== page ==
Small towns spring up in the craziest places sometimes. Often the reason is forgotten. Someone may have travelled to a point and given up. They may have made a camp and just never left. The area might have been really nice or just nice enough to not care about wanting more. Maybe it wasn’t nice at all. They were just stuck there.
No one gets to choose where they were born. No one gets to choose their family. Some people will go through their life with no thought towards this issue.
Somewhere in the eastern United States, two bridges stood far apart over a muddy river. One bridge, Mulberry Bridge, was wooden and old. It was worn down, creaking; it could barely support a passing car. The other bridge was new, concrete and steel. It was built for bad weather; meant to last for many years. The two were polar opposites. Built for similar purposes, they had completely different types of destinations. One was built in haste, the other with dedication.
Mulberry Bridge connected a family to the rest of the world. It was the only way onto their property. They were fierce about their land, even plotting against one another for it. They had no idea that no one else cared to own it. They didn’t even realize that no one visited. They all lived in the happy bliss of ignorance. The show Days of Our Lives, could take notes from them, these masters of puppetry and oratory arts. They plotted and schemed, ostracizing those that went against the grain.
The old bridge connected them to reality, jutting up to a major highway. People passed the bridge, wondering why no one would fix it. Can’t they at least put some paint on it, replace the railing, or try to make the sides match in height? No, no one was ever going to fix that bridge. It was the monument to the lives of those living on the opposite side. Decaying, rotting at the stanchions; it surely couldn’t stand for long? It could; it was in that shape years ago, longer than anyone could remember. Mulberry Bridge had been standing on its last leg for decades. A sane person wouldn’t attempt to drive across it. The boards that ran the length, two strips just for tire guides, looked like they were not even nailed down. Some bent upwards, making it impossible to drive quickly.
The wood of the bridge was so old that it powdered on the running boards. The pillar legs looked fossilized. Debris was stuck in the stanchions; left from some rain that caused the water to rise that high. The river below, slowly creeping, didn’t have a history of fishing quality. Alligator gar infested the waters, along with some small brim. The banks were steep with broken portions of sandstone extending out; shelves for the turtles and snakes; cluttered brush and debris with random trash.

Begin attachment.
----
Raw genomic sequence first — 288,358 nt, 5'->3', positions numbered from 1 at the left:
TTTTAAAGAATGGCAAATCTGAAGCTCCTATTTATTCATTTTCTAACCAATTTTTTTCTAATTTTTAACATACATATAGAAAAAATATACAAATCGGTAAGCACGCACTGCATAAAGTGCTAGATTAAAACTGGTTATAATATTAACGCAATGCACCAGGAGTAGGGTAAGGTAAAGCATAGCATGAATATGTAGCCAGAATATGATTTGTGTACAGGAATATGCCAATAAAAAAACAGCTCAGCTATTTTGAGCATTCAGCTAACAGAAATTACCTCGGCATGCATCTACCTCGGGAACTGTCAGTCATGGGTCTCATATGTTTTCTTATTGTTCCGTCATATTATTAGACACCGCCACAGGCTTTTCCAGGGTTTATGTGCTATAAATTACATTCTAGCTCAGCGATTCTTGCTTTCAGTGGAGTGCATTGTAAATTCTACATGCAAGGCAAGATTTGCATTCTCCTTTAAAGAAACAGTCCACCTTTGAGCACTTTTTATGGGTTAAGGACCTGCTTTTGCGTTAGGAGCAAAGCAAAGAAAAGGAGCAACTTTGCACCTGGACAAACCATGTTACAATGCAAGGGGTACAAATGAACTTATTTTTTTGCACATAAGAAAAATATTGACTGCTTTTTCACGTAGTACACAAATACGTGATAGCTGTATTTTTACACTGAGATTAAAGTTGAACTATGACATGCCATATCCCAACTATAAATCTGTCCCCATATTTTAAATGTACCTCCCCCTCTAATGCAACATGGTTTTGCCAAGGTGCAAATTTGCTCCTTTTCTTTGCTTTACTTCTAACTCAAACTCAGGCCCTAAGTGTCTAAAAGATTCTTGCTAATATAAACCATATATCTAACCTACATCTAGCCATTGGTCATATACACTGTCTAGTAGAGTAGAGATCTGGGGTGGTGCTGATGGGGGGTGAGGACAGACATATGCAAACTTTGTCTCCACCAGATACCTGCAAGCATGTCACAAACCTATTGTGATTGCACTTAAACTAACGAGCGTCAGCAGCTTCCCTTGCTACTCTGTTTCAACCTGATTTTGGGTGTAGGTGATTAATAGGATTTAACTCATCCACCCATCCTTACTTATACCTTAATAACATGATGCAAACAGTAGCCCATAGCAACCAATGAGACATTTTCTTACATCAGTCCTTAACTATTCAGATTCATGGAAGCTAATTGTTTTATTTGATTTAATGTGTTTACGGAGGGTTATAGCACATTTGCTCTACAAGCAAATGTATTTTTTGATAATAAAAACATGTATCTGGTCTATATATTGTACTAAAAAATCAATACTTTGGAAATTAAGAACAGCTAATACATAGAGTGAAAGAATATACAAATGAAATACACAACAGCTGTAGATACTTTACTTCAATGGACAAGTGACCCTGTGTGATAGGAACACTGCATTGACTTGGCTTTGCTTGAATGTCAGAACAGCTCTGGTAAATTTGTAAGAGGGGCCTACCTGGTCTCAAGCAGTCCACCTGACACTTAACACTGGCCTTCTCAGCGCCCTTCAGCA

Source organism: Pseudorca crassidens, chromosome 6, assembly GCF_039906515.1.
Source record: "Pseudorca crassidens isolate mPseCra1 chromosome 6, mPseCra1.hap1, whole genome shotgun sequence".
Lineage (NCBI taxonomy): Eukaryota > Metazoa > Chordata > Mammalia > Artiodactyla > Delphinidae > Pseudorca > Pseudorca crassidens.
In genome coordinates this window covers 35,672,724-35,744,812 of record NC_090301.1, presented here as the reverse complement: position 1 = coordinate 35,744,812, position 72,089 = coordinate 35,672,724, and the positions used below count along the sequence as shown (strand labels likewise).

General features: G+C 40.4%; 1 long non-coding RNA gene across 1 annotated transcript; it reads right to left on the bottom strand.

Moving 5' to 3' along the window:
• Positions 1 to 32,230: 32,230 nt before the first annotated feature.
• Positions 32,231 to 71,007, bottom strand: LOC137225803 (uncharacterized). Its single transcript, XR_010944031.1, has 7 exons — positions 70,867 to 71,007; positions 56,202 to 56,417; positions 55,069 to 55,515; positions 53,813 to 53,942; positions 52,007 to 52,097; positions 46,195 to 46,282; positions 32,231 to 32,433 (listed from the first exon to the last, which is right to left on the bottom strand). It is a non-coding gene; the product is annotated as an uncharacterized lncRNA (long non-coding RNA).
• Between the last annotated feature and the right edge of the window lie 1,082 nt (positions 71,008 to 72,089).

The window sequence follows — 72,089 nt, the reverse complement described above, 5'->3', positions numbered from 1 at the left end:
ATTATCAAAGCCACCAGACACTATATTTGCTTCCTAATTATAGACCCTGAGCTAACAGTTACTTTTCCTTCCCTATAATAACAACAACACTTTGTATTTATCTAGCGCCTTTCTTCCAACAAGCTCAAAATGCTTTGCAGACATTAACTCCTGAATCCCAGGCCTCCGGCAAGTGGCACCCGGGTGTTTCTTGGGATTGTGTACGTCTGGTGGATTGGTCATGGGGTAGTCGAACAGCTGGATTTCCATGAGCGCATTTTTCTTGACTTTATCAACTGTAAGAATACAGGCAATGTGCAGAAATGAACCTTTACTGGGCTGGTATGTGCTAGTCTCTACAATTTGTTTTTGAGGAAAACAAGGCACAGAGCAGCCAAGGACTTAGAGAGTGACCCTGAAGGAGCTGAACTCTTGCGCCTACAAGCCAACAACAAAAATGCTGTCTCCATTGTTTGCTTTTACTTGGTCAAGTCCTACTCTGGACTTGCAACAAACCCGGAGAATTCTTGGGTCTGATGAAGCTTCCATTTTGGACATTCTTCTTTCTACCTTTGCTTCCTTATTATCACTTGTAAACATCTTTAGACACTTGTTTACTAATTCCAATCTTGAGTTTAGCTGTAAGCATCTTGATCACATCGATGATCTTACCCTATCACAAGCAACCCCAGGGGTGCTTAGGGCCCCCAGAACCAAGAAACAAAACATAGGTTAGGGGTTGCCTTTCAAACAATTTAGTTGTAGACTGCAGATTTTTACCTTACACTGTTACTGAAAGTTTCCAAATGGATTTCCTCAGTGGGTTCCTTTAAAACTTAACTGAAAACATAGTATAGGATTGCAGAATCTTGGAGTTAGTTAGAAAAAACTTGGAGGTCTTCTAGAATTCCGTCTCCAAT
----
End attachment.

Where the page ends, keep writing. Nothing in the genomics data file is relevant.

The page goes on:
The bridge up the river, made by a single man, was newly erected. The bridges were not close together; you couldn’t see one from the other. They were only close enough to each other to know of the others existence. The concrete bridge was wide, built solid and superbly tested. It was engineered for longevity. Trials on many types of bridges had been conducted by military engineers for centuries. Their knowledge and applied science went into the construction of this testament to the will of man. This bridge wasn’t going anywhere.
There would be no legacy of Mulberry Bridge. Though it stood through many trials and tribulations, its boards absorbing all of the trauma and history around it; the days were numbered from the start. It only took one spark. One loss and the whole bridge went up in flames. It burned for hours, until nothing was left; only scorched earth on each embankment. The man that made the concrete bridge, once being part of the troubled family passed Mulberry Bridge, burned the decrepit bridge, locking the fools in. They were now on their own, alone. What goes around, surely comes back around. This time, Mulberry Bridge will never be rebuilt; the concrete bridge will forget that there was ever another option to cross. The eye sore will not be missed by those that passed by on their daily errands. It will be forgotten, lost to time like so many things before it.
The bridges are only a connection, from one thing to another. We put them in place to make things convenient, to travel; but roads go both ways. When no one travels a certain direction, there no longer needs to be a bridge; there is no connection. It takes effort and work to maintain a bridge, a connection. If two cities are connected by a bridge, which one pays for it? It should be both, but that isn’t the reality of the world. It isn’t the reality of families, of parents, of friends. Will someone will always pay more? You don’t have to.
Photo courtesy of: https://www.flickr.com/photos/28003761@n02/10527553094